Spring Statement 2018: The essentials in brief

Posted on 13 Mar 2018 by Jonny Williamson

Chancellor Philip Hammond has presented his first Spring Statement to the House of Commons – The Manufacturer summarises in brief the Statement's key points.

Chancellor Philip Hammond has presented his first Spring Statement to the House of Commons – image courtesy of Depositphotos.

Overall, Chancellor Hammond stated that the UK economy continues to grow, to create jobs and to beat expectations.

And he declared, the economy has grown for five consecutive years, and exceeded expectations in 2017, with manufacturing having had the longest period of expansion in 50 years.

Furthermore, the Chancellor reported that employment has increased by 3 million since 2010, which is the equivalent of 1,000 people finding work every day.

The unemployment rate is close to a 40-year low. Reportedly, there is also a joint record number of women in work – 15.1 million. The Office for Budget Responsibility (OBR) predict there will be more than 500,000 more people in work by 2022.

The OBR also expects inflation to fall over the next 12 months, and wages to rise faster than prices over the next five years.

Public finances & borrowing

The UK’s public finances have reached a turning point, with borrowing down and the first sustained fall in debt for 17 years.

Borrowing has fallen by three-quarters since 2010. In 2009-10 the UK borrowed £1 in every £4 that was spent. The OBR expect that we will borrow £1 in every £18 this year.

Even so, the UK’s debt remains too high, equal to around £65,000 per household; this makes the economy vulnerable to future shocks and, so Hammond, imposes a significant burden on future generations.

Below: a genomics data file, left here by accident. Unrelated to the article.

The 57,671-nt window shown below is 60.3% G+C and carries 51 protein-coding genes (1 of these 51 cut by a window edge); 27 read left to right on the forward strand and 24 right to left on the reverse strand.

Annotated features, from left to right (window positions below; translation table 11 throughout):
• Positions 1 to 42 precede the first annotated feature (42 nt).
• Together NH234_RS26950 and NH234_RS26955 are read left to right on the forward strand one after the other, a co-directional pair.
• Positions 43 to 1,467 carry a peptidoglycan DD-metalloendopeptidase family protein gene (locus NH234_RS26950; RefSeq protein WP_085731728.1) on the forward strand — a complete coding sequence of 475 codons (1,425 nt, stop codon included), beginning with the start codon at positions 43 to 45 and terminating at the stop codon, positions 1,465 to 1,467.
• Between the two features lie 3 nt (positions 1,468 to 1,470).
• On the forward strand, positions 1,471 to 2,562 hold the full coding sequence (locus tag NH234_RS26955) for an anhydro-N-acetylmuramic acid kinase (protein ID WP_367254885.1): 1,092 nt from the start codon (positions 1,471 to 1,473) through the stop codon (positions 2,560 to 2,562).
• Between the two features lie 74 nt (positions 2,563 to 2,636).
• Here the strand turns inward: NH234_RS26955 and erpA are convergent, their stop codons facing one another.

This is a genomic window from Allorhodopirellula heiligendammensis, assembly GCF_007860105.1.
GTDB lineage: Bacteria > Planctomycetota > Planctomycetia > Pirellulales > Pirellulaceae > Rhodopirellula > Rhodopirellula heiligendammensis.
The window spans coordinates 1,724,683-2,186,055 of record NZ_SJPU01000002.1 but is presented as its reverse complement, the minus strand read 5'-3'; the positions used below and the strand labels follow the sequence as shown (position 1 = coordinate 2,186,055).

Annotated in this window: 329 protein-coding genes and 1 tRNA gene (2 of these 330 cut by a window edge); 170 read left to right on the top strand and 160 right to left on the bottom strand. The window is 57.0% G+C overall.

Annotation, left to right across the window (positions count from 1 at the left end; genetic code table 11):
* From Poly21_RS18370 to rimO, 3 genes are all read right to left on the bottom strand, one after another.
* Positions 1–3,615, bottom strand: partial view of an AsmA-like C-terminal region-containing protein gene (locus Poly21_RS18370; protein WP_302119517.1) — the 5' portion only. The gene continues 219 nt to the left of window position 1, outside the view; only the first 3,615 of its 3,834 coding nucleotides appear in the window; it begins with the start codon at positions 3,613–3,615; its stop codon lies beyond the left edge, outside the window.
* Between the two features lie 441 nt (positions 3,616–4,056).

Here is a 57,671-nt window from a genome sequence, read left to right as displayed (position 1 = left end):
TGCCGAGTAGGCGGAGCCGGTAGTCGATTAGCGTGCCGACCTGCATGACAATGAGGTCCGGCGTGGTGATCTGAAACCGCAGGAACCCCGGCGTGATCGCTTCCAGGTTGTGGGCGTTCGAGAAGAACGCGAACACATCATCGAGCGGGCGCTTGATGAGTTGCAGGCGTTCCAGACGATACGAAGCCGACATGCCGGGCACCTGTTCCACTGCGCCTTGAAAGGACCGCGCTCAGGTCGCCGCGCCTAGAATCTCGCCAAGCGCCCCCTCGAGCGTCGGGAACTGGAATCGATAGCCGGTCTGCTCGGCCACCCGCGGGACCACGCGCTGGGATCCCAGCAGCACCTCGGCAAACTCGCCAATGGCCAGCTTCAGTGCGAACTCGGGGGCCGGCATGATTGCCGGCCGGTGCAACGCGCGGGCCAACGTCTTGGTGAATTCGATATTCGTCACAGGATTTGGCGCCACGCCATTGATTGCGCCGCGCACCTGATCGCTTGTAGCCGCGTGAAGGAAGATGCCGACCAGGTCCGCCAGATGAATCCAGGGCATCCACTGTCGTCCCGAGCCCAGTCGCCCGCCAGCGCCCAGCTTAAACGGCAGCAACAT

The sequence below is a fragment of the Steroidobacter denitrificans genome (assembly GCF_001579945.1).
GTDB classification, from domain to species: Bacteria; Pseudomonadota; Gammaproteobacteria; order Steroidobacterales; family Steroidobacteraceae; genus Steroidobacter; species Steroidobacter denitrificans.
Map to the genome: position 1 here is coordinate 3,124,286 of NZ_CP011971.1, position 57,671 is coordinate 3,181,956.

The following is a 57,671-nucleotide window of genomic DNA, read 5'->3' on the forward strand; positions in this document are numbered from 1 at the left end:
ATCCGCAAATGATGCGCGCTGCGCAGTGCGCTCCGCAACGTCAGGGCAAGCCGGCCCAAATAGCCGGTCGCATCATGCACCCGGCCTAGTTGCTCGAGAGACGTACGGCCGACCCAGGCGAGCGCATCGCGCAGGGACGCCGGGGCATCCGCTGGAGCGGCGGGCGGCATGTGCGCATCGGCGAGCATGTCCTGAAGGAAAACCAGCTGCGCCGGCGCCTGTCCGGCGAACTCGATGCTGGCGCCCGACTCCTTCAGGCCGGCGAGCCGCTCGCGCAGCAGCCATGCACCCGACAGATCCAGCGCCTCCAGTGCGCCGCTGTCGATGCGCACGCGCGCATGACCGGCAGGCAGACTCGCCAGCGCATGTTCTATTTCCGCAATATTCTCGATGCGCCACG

The cost of debt interest payments is around £50bn each year – more than the amount spent on the police and armed forces combined.

The government has a balanced approach to get debt falling while funding our vital public services, keeping taxes low, and investing in Britain’s future.

Improving transport in English cities

At Autumn Budget 2017, £1.7bn was announced for improving transport in English cities. Half of this was given to Combined Authorities with mayors. The government is now inviting bids from cities across England for the remaining £840 million.

Improving the UK’s digital connectivity

Autumn Budget 2017 launched a £190m Challenge Fund to help roll out full-fibre to local areas – providing the fastest, most reliable broadband to more homes and businesses. Spring Statement 2018 allocates the first wave of funding, providing over £95m for 13 areas across the UK.

Engineer Laptop Digital Skills Data - image courtesy of Depositphotos
Engineer Laptop Digital Skills Data – image courtesy of Depositphotos.

The Chancellor reported that digital businesses create value in a unique way, relying on the participation and engagement of their users. This is not always reflected in where such multinational businesses pay tax on their profits.

The government has set out its thinking on how the tax system can change to give a fair result for digital businesses.

The role of cash in the new economy

Digital technology has changed the way people shop, sell, and save. While cash will continue to be an important method of payment, more people are moving towards digital payments every year.

The government is seeking views on what more it can do to:

  • support people and businesses who use digital payments
  • ensure that those who need to are able to pay with cash
  • prevent the use of cash to evade tax and launder money

Supporting people to get the skills they need